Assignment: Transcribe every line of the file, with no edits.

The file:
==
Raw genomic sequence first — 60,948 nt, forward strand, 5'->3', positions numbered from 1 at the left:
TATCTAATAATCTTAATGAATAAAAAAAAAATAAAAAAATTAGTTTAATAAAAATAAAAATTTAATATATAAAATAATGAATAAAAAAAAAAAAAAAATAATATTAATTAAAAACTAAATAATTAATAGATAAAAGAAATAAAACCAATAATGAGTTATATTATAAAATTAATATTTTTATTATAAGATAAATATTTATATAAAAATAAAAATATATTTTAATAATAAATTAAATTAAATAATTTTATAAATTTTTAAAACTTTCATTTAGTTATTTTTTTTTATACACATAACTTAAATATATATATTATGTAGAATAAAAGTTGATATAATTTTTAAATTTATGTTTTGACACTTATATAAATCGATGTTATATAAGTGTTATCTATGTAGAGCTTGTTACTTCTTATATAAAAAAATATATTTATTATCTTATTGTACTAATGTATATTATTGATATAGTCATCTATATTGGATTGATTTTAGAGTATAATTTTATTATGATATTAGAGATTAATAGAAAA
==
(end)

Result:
Raw genomic sequence first — 60,948 nt, forward strand, 5'->3', positions numbered from 1 at the left:
TATCTAATAATCTTAATGAATAAAAAAAAAATAAAAAAATTAGTTTAATAAAAATAAAAATTTAATATATAAAATAATGAATAAAAAAAAAAAAAAAATAATATTAATTAAAAACTAAATAATTAATAGATAAAAGAAATAAAACCAATAATGAGTTATATTATAAAATTAATATTTTTATTATAAGATAAATATTTATATAAAAATAAAAATATATTTTAATAATAAATTAAATTAAATAATTTTATAAATTTTTAAAACTTTCATTTAGTTATTTTTTTTTATACACATAACTTAAATATATATATTATGTAGAATAAAAGTTGATATAATTTTTAAATTTATGTTTTGACACTTATATAAATCGATGTTATATAAGTGTTATCTATGTAGAGCTTGTTACTTCTTATATAAAAAAATATATTTATTATCTTATTGTACTAATGTATATTATTGATATAGTCATCTATATTGGATTGATTTTAGAGTATAATTTTATTATGATATTAGAGATTAATAGAAAA